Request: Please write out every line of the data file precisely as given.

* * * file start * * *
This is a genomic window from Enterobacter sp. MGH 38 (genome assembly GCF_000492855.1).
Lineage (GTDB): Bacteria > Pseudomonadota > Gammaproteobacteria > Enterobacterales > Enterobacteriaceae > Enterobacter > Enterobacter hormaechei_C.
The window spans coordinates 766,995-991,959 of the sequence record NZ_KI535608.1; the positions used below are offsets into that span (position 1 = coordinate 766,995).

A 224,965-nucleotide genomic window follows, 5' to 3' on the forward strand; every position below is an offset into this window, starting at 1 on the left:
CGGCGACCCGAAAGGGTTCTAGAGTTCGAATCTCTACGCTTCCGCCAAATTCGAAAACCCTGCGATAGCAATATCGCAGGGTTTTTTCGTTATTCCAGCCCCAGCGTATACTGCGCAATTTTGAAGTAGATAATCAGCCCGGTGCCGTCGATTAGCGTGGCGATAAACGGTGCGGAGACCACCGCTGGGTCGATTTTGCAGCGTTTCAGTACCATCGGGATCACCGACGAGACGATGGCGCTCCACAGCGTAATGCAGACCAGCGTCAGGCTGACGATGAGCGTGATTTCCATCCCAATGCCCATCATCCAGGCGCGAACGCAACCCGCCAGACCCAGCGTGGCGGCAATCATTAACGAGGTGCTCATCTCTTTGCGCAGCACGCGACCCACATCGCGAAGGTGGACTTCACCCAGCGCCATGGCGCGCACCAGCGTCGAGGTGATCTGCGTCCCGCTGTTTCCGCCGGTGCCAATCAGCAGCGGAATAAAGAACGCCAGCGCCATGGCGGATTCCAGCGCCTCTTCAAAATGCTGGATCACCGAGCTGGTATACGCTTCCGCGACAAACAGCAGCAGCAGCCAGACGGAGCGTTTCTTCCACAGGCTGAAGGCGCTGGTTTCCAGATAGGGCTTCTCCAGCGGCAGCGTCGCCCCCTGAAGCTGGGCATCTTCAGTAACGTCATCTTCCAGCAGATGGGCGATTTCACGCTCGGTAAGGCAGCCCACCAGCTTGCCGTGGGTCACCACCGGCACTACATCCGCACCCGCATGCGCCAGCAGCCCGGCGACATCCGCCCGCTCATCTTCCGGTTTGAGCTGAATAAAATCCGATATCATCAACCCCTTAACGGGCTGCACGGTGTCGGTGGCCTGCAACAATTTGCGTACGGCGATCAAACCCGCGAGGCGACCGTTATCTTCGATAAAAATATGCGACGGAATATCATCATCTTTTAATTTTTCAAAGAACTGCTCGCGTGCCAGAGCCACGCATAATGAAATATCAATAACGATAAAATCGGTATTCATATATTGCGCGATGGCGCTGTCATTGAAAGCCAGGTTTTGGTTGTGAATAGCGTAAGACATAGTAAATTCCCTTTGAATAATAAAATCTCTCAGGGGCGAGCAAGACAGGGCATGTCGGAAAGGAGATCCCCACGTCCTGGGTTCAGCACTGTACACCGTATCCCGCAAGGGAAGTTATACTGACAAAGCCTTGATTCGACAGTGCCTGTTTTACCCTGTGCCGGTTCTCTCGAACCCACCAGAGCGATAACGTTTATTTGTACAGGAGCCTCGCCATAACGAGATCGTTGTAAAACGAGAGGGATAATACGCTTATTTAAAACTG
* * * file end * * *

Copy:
This is a genomic window from Enterobacter sp. MGH 38 (genome assembly GCF_000492855.1).
Lineage (GTDB): Bacteria > Pseudomonadota > Gammaproteobacteria > Enterobacterales > Enterobacteriaceae > Enterobacter > Enterobacter hormaechei_C.
The window spans coordinates 766,995-991,959 of the sequence record NZ_KI535608.1; the positions used below are offsets into that span (position 1 = coordinate 766,995).

A 224,965-nucleotide genomic window follows, 5' to 3' on the forward strand; every position below is an offset into this window, starting at 1 on the left:
CGGCGACCCGAAAGGGTTCTAGAGTTCGAATCTCTACGCTTCCGCCAAATTCGAAAACCCTGCGATAGCAATATCGCAGGGTTTTTTCGTTATTCCAGCCCCAGCGTATACTGCGCAATTTTGAAGTAGATAATCAGCCCGGTGCCGTCGATTAGCGTGGCGATAAACGGTGCGGAGACCACCGCTGGGTCGATTTTGCAGCGTTTCAGTACCATCGGGATCACCGACGAGACGATGGCGCTCCACAGCGTAATGCAGACCAGCGTCAGGCTGACGATGAGCGTGATTTCCATCCCAATGCCCATCATCCAGGCGCGAACGCAACCCGCCAGACCCAGCGTGGCGGCAATCATTAACGAGGTGCTCATCTCTTTGCGCAGCACGCGACCCACATCGCGAAGGTGGACTTCACCCAGCGCCATGGCGCGCACCAGCGTCGAGGTGATCTGCGTCCCGCTGTTTCCGCCGGTGCCAATCAGCAGCGGAATAAAGAACGCCAGCGCCATGGCGGATTCCAGCGCCTCTTCAAAATGCTGGATCACCGAGCTGGTATACGCTTCCGCGACAAACAGCAGCAGCAGCCAGACGGAGCGTTTCTTCCACAGGCTGAAGGCGCTGGTTTCCAGATAGGGCTTCTCCAGCGGCAGCGTCGCCCCCTGAAGCTGGGCATCTTCAGTAACGTCATCTTCCAGCAGATGGGCGATTTCACGCTCGGTAAGGCAGCCCACCAGCTTGCCGTGGGTCACCACCGGCACTACATCCGCACCCGCATGCGCCAGCAGCCCGGCGACATCCGCCCGCTCATCTTCCGGTTTGAGCTGAATAAAATCCGATATCATCAACCCCTTAACGGGCTGCACGGTGTCGGTGGCCTGCAACAATTTGCGTACGGCGATCAAACCCGCGAGGCGACCGTTATCTTCGATAAAAATATGCGACGGAATATCATCATCTTTTAATTTTTCAAAGAACTGCTCGCGTGCCAGAGCCACGCATAATGAAATATCAATAACGATAAAATCGGTATTCATATATTGCGCGATGGCGCTGTCATTGAAAGCCAGGTTTTGGTTGTGAATAGCGTAAGACATAGTAAATTCCCTTTGAATAATAAAATCTCTCAGGGGCGAGCAAGACAGGGCATGTCGGAAAGGAGATCCCCACGTCCTGGGTTCAGCACTGTACACCGTATCCCGCAAGGGAAGTTATACTGACAAAGCCTTGATTCGACAGTGCCTGTTTTACCCTGTGCCGGTTCTCTCGAACCCACCAGAGCGATAACGTTTATTTGTACAGGAGCCTCGCCATAACGAGATCGTTGTAAAACGAGAGGGATAATACGCTTATTTAAAACTG